The method described above allows the possibility of annealing a PMMA housing before encasement without putting any additional stress on the circuit 101.

FIG. 7 illustrates an alternative circuit assembly 700 of the present invention. Circuit assembly 700 is similar to circuit assembly 100 in that assembly 700 includes a circuit 101 housed within a housing 102. However, in assembly 700, the circuit 101 is also housed within a glass housing 702 (e.g., a tube or other shaped housing), which itself is housed within the housing 102. The glass housing 702, in some embodiments, is closed at one end and open at the opposite end. The open end may be plugged by a glass ball 704 or other suitable plug. FIG. 8 is an exploded view showing the components of assembly 700, according to one embodiment. Glass housing 702, in some embodiments, may be constructed from an infra-red (IR) blocking glass.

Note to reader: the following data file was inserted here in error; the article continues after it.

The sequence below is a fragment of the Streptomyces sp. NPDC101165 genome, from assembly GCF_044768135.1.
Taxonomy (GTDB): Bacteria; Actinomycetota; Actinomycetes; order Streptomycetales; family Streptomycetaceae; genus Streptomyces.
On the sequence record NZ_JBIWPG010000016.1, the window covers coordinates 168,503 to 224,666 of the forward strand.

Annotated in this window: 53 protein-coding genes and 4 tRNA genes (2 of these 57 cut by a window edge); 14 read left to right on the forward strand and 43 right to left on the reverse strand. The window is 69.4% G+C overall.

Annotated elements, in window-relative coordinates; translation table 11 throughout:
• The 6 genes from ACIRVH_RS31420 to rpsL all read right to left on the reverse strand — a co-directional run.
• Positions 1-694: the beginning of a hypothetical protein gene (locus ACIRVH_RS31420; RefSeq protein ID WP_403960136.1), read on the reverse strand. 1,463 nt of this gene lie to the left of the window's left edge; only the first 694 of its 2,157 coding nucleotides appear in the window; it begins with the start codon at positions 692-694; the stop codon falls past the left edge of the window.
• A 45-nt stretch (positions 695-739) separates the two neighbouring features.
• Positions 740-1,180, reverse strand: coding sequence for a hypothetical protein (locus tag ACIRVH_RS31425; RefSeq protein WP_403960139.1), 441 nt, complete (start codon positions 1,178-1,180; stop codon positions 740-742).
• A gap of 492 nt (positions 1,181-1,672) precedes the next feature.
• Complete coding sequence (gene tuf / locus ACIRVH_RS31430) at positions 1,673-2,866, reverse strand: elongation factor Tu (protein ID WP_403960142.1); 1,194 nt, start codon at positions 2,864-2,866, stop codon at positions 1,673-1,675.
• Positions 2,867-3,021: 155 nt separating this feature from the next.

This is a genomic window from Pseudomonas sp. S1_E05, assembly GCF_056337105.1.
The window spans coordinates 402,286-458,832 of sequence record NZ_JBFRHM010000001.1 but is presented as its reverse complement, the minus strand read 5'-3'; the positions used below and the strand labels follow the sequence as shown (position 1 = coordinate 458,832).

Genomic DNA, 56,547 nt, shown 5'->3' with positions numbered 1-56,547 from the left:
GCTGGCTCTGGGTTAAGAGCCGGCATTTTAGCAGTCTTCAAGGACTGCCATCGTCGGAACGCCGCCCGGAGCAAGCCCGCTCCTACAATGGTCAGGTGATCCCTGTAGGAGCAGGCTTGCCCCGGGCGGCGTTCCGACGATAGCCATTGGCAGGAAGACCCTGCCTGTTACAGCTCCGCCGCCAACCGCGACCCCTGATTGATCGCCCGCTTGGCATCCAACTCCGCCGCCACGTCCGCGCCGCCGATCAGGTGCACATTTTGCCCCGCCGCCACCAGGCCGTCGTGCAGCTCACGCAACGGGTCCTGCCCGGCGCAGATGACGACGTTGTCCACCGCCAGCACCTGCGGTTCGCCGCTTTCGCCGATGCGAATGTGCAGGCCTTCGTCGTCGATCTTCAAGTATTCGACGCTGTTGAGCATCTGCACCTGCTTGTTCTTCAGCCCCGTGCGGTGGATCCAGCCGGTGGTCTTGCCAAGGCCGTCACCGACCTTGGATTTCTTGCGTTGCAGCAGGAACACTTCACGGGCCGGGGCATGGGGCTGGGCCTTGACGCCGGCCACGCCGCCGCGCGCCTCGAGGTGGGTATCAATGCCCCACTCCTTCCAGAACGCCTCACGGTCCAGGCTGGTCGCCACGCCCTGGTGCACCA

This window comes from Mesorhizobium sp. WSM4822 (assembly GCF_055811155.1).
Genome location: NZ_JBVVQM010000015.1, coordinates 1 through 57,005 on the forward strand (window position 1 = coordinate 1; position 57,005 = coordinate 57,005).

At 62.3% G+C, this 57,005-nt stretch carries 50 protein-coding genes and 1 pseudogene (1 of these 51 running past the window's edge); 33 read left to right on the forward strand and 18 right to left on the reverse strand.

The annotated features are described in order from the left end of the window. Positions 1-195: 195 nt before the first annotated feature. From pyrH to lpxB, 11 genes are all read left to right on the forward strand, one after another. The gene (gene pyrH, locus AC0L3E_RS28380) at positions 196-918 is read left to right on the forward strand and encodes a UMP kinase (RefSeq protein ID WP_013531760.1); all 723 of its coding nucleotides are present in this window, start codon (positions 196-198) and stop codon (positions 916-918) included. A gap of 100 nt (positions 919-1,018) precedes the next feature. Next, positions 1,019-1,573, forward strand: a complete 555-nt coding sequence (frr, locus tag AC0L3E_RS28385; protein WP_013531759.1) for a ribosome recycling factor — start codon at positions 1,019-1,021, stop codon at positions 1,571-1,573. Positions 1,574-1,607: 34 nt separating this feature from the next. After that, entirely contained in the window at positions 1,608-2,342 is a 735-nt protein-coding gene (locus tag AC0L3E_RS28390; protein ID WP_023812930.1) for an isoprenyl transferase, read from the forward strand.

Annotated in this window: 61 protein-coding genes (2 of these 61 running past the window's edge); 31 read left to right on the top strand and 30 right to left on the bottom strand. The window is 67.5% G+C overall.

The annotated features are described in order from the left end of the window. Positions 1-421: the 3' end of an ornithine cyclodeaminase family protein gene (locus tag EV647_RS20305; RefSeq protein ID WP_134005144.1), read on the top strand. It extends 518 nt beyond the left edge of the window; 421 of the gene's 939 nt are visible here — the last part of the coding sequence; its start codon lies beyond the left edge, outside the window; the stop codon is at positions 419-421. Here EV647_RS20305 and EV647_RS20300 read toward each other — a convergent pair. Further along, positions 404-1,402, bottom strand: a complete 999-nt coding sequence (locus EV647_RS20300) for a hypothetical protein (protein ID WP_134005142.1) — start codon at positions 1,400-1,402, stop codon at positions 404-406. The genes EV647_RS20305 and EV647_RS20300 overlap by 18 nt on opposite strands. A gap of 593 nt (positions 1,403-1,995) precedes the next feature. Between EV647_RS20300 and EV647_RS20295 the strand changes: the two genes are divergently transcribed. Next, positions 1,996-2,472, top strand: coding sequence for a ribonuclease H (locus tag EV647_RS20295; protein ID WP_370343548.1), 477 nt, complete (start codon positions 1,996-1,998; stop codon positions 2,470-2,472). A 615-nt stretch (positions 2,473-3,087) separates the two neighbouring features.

FIG. 9 is a flow chart illustrating a process 900, according to one embodiment, for making assembly 700. Process 900 may begin in step 902, where a sleeve and a plug, such as sleeve 500 and plug 504, are created.

In step 904, the sleeve and plug are annealed. The sleeve and plug may be annealed at 80° C. for about four hours. In step 906, the components (e.g., sleeve 500, plug 504, glass housing 702, glass ball 704, epoxy brick 502, etc.) are cleaned. For example, sleeve 500 and plug 504 may be cleaned in an ultrasonic bath with IPA followed by a rinse step, and glass housing 702 and glass ball 704 may also be cleaned ultrasonically with KOH/alcohol solutions and then rinsed with water.